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Software Engineers; What was the first indicator you remember that made you seriously consider this job?

I'm researching the career for a class of mine and I was wondering when you realized that this job would be right for you. Was it something gradual or was it pretty obvious that you wanted to do this.

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Arash’s Answer

Hi David,

I just came across your question and thought I'd share how I ended up taking the path of studying Computer Science and Software Development.

Truthfully, I did not own a computer until I got into college, but during my Junior year in high school, my family moved to a different city and county. I had to start from scratch with everything, including new elective courses. I did not like anything that was being offered in the new-to-me school. I only knew that I was excellent at math, physics, general science, and mechanical aptitude. My family did not have any experience in engineering backgrounds either. So they did not have any suggestions for me. I simply ended up taking Computer Science not because it sounded interesting to me (it sounded boring) but because there were hardly any other technical electives available in my school. Nothing sounded interesting. . .
Back on point here. . .after forcing myself to take the Computer Science course, I realized that it's very easy to make a computer to do whatever I want it to do and it was quite fun. I had a great teacher who also happened to be the same teacher for my math class. Now the question is, did I decide to pursue Computer Science as a degree after that? The answer is no. I actually wanted to become an automotive engineer and was accepted into my university in the field of Mechanical Engineering. What led me to switch to Computer Science is that I was required to also take a FORTRAN course. In that class, I was the only student who already knew how to program and it was extremely easy for me to complete my assignments. Afterwards I decided to minor in Computer Science. During my Junior year, I decided that I was much more interested in Computer Science than Mechanical Engineering and my grades were reflecting it. Logical thinking is a strong suit of mine. That makes it very easy to develop nearly flawless algorithms. So I switched to Computer Science and have never regretted it.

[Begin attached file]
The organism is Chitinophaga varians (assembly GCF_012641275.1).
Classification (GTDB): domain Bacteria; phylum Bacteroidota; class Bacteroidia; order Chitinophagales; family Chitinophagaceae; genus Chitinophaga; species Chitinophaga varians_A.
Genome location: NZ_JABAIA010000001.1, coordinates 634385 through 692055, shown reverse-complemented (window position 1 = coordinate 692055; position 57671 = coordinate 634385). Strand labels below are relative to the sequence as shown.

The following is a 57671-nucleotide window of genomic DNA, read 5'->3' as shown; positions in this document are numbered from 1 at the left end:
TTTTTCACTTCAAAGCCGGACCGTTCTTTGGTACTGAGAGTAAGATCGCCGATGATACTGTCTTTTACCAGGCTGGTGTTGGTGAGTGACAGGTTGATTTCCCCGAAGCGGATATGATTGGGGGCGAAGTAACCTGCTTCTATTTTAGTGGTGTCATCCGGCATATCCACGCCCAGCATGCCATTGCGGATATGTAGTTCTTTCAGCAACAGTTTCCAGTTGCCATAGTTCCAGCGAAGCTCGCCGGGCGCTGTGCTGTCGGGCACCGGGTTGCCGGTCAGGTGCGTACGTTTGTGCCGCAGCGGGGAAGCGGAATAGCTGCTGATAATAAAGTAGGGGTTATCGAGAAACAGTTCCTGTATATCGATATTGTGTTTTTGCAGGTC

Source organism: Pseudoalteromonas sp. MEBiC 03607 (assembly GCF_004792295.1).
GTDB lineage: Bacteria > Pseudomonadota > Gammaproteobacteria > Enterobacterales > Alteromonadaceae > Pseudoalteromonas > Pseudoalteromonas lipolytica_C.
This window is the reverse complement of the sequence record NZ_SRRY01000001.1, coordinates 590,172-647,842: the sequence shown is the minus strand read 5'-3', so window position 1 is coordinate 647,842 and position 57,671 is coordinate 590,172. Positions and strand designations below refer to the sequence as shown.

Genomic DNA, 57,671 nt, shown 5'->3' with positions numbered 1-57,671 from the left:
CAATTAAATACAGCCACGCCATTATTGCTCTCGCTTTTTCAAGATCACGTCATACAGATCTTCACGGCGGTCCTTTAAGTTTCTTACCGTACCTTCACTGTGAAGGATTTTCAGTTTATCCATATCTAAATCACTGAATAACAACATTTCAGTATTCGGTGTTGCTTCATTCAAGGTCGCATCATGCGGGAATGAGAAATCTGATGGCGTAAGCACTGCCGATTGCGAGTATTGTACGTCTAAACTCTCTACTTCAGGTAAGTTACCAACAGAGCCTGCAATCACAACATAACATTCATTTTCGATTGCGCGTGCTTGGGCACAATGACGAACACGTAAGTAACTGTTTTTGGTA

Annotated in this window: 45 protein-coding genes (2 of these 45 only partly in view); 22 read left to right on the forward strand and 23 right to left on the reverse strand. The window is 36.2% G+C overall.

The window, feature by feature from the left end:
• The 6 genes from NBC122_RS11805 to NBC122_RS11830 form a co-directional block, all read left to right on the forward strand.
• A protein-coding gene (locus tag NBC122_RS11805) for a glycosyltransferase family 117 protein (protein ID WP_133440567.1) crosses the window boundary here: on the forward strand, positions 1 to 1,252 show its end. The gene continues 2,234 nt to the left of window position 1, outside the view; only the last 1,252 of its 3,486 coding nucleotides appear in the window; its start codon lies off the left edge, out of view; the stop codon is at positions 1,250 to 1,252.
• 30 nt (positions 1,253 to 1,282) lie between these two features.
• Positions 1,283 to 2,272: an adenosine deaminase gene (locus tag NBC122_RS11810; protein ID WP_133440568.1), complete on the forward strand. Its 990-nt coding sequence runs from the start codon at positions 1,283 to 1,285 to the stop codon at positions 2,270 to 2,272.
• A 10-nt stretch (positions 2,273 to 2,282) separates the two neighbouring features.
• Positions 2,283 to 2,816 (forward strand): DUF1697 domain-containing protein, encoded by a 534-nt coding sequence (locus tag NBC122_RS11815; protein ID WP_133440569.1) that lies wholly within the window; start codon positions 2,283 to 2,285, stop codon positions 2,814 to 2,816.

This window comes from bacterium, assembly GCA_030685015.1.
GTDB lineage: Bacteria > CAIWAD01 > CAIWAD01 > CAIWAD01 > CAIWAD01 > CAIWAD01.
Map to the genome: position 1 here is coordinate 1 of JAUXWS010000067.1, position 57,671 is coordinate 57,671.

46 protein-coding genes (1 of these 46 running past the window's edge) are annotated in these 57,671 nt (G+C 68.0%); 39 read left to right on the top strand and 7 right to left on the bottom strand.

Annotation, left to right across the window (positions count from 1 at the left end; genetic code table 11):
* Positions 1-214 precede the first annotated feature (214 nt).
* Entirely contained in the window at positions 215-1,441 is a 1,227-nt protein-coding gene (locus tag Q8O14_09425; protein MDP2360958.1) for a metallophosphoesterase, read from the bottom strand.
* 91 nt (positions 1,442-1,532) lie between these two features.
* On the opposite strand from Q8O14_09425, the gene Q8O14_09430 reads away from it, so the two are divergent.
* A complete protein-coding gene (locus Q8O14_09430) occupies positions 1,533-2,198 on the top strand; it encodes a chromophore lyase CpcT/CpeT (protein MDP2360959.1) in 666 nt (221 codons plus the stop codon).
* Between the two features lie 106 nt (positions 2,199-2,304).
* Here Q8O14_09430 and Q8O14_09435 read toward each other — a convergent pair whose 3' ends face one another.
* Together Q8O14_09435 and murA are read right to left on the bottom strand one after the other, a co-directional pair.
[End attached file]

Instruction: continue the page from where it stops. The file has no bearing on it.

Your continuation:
By the way, I never ended up having to develop applications in any of my jobs because there are so many related opportunities that open up when you have the knowledge and technical experience of software development and a Computer Science degree.

If you're interested in learning Computer Science for free, you can check out some of the pre-recorded classes from popular universities. There are many sites that teach you how to code online for free such as https://coursera.com

I hope this is helpful and I wish you good luck.

Arash recommends the following next steps:

https://online.stanford.edu/courses/soe-ycscs101-computer-science-101
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Heather’s Answer

The process was gradual for me: I played around with HTML and styling in high school. It was fun but I didn't think about it as a career. I took a class in college that required a bit of light programming. The teaching assistant recommended additional programming courses if we wanted to continue in the field. That was when I thought "THIS is what I should be doing!" but it was my last semester so I didn't pursue it. I then worked at a school supporting students who were taking technical courses and I enjoyed seeing the course content and how creative some of the student projects were. I started taking programming classes and eventually transferred to the department that added our courses to our online learning platform and grew from there.